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Cover story |

OUR BODIES’ VITAL BACTERIA

GERM

WARFARE The body is a battlefield, pitting bad bacteria against good bacteria. But sometimes, in our quest to keep healthy, we wipe them all out.

BY BETSY Q. CLIFF

I

n the spring of 2008, after nearly nine months of illness, Kandice Knudsen was desperate to be healthy. What had started as a minor incident, an infected bee sting, had turned into a serious intestinal illness. By her fourth hospitalization, the already small woman had lost a quarter of her body weight. She was weak and in constant pain, with severe diarrhea. Her husband and the nurses who treated the now 53-year-old Portland pharmacist at Providence St. Vincent’s hospital thought she might die. Knudsen had been diagnosed with a bacterial infection called Clostridium difficile, or C.diff. It kills about 20,000 people each year in the United States. Doctors had spent months trying to treat Knudsen with standard therapies, but nothing was working. The bacteria continued to run rampant through her body. Ironically, the most common way to get C.diff is to take antibiotics.

In the U.S., about 20,000 die each year from C.diff — often caused by taking antibiotics. JOHN KLICKER

Kandice Knudsen was in danger of becoming part of that statistic, until she tried an experimental — and highly unusual — treatment. Page 8

Antibiotics have saved millions of lives, and they helped heal Knudsen’s infected bee sting. But taking antibiotics disturbs the vast and diverse community of microscopic organisms that live in our bodies. Some of these organisms, particularly the bacteria that live in our gut, prevent harmful infections, including C.diff. Antibiotics kill bacteria, and for Knudsen, they likely wiped out the ones that had kept C.diff from flourishing. As she continued to waste away, Knudsen was referred to a physician, perhaps the only one in Oregon, who treats C.diff patients in a highly experimental way. He attempts to cure the infection by restoring the normal balance of bacteria to the gut. He uses one of the richest sources of helpful bacteria: human feces.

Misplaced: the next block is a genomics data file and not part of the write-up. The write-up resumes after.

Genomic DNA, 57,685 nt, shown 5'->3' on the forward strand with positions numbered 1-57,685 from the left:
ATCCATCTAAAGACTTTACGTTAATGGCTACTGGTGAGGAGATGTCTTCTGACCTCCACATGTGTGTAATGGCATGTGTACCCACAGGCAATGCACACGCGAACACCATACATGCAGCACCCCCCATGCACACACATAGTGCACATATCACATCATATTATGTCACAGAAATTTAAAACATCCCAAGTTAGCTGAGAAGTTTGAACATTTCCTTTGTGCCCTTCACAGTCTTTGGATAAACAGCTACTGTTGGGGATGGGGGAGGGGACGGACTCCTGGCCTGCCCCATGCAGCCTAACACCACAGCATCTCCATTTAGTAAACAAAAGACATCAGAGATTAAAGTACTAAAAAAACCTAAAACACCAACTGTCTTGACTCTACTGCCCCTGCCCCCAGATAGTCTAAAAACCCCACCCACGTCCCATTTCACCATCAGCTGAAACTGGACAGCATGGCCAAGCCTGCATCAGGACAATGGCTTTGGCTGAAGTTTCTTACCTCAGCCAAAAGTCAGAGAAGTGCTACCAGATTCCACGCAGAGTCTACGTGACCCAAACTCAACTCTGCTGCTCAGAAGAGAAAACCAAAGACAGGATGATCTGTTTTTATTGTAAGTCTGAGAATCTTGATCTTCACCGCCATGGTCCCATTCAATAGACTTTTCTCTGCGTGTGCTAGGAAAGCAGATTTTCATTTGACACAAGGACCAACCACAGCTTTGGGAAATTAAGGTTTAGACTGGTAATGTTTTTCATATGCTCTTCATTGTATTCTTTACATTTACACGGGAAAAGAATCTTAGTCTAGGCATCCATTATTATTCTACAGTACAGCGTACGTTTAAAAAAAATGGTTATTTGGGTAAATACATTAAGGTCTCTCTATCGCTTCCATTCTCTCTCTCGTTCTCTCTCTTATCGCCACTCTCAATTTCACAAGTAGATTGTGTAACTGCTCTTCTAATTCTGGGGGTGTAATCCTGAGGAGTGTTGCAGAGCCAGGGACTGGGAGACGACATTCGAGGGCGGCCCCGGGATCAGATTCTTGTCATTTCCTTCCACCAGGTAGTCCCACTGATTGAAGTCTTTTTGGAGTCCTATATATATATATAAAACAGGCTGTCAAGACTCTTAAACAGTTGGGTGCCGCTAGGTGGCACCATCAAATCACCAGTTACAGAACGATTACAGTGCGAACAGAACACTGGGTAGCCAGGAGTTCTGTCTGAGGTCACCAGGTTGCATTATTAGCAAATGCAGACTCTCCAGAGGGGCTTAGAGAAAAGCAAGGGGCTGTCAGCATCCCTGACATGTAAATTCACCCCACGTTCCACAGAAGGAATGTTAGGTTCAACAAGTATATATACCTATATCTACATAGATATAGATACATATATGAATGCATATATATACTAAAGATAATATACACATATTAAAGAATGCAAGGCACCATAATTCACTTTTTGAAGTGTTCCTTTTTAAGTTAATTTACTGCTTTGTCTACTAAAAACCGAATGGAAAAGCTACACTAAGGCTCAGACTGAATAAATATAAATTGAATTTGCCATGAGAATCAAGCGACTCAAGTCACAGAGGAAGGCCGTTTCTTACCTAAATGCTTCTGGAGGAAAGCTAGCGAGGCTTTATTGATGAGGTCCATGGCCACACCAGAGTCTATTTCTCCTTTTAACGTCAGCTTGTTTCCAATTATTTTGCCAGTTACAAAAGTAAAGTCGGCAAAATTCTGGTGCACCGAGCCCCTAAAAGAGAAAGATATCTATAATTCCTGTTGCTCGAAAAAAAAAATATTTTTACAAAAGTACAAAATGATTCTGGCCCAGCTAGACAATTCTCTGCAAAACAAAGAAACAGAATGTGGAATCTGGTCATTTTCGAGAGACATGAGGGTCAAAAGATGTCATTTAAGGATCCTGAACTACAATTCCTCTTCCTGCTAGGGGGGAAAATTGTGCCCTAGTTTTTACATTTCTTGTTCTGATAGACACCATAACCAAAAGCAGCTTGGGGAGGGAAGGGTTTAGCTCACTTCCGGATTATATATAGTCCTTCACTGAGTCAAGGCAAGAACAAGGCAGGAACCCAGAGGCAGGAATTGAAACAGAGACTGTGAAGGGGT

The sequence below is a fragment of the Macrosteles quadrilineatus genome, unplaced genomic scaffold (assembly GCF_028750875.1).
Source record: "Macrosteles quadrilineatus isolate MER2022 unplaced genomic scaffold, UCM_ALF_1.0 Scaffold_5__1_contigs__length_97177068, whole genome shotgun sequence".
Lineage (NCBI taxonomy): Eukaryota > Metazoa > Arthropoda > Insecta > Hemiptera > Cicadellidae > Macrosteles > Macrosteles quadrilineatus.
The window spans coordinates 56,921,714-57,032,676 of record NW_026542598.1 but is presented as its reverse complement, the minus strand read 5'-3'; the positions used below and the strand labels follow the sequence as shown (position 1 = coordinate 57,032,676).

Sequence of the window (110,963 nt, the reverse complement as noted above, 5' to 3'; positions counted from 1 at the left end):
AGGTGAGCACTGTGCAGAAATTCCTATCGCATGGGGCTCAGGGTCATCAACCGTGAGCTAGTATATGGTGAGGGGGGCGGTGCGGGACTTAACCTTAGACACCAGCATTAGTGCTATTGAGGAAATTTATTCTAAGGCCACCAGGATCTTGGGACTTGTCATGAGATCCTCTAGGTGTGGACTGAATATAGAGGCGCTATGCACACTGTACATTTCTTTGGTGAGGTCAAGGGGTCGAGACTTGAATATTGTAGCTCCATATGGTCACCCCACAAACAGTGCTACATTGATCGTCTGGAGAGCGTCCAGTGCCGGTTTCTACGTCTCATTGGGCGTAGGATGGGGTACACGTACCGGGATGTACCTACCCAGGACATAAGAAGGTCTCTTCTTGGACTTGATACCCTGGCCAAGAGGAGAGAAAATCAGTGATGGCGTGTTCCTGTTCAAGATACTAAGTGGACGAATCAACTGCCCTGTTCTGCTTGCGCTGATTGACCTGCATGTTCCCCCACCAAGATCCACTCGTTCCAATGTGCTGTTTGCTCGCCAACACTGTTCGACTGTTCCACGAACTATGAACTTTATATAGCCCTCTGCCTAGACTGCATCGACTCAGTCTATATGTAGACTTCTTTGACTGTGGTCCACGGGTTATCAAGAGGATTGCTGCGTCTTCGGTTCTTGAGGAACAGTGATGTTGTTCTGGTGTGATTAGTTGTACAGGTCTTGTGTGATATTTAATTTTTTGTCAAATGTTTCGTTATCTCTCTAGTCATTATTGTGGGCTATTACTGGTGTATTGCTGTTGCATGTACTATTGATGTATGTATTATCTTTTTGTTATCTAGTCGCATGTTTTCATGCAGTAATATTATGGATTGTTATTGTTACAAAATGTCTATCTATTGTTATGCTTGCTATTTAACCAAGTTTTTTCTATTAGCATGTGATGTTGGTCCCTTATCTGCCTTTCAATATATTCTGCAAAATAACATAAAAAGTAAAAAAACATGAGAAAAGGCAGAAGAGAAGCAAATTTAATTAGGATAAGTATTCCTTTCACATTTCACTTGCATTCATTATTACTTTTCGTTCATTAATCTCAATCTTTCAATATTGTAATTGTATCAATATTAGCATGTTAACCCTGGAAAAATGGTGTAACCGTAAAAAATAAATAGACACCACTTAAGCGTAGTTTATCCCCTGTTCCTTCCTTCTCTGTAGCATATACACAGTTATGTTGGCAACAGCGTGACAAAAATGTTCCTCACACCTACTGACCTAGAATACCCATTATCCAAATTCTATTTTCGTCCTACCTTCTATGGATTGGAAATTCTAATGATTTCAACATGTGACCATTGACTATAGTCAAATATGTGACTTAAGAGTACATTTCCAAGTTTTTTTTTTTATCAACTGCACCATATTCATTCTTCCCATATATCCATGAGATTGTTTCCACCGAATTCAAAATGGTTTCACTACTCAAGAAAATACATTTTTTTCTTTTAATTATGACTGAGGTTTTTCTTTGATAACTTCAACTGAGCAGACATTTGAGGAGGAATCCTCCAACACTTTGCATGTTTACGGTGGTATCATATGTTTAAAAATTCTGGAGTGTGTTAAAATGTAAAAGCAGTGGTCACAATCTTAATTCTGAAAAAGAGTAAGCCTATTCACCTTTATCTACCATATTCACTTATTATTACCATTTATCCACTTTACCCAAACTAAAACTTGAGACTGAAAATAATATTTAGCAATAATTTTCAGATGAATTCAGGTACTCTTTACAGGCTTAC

Modern medicine’s favorite villain Bacteria rarely get anything but scorn in modern medicine. But the truth is, we’ve long known that these microorganisms live congenially with us. In a scientific paper published in 1863, Dutch scientist Antonie van Leeuwenhoek, an early maker of microscopes, used one of his devices to look at plaque from his teeth. He found “very many small animals, which moved themselves very extravagantly.” His and other early work inspired scientists to attempt to harvest and study these tiny critters, though until a few years ago we had only a crude understanding of their influence. Now, thanks to technology that is allowing scientists to take a more detailed look at the microscopic world inside us, knowledge in this area is racing forward. We now know that these microorganisms are not just benign creatures. It turns out that

SPRING / SUMMER 2011 • HIGH DESERT PULSE


ease? Which bacteria are good? Which are bad? What we do know is that the microbiome is incredibly diverse. There are thousands, perhaps hundreds of thousands, of bacterial species living in or on our bodies at any one time. In fact, we contain more microbial cells than human cells — about Yes, these 10 times more. Because the microbial cells are typically smaller organisms can than human cells, we don’t see or feel them, but they are just as be your friends much a part of us as our own flesh and blood. Bacteria have a reputation as being harmful The study of the microbiome, at least in a scientific sense, to our health. In fact, there are some we can’t may begin to change our whole concept of who we are. We are live without. Certain bacteria, for example, not actually a single organism, each an individual life. Instead, extract vitamins from the foods we eat we are collections of organisms; each of us is our own ecosysand make them available to our bodies. tem. We contain multiple habitats — the dry surface of the skin, Others calm gut inflammation. Still others help break down drugs the wet warmth of the mouth, the dark soup of the gut — that and process alcohol. are home to bacteria, fungi and other organisms that have adapted to live in those environments. “In a big city, you have downtown, the suburbs, Chinatown,” said George Weinstock, an associate director at The Genome Institute at Washington University in St. Louis and a national expert on the microbiome. “This is like that. It has that same richness to it.”

From birth to 100 trillion they are essential to our health. Scientists call this collection of bacteria and other microorganisms in and on the human body the microbiome. It plays a role in bacterial infections such as C.diff, and concepts from research into the microbiome are beginning to be used to treat people like Knudsen who don’t respond to standard therapies. But the microbiome also figures into health conditions that seemingly have nothing to do with microbes. Researchers are looking into the connection between the microbiome and digestion, cavities, skin conditions, cancer, obesity and autoimmune diseases, to name a few. Some even hypothesize the microbiome plays a role in mental health. Knowledge in this area is so new that we don’t know the answers to the most basic questions: What does a normal microbiome look like? How is it different from the microbiome of a person with a dis-

Glossary: knowing your inner ecosystem • Microorganism: Any type of microscopic organism, as the name implies. In our bodies, we have multiple types of microorganisms, including bacteria, fungi and viruses. Microbe is another name for microorganism. HIGH DESERT PULSE • SPRING / SUMMER 2011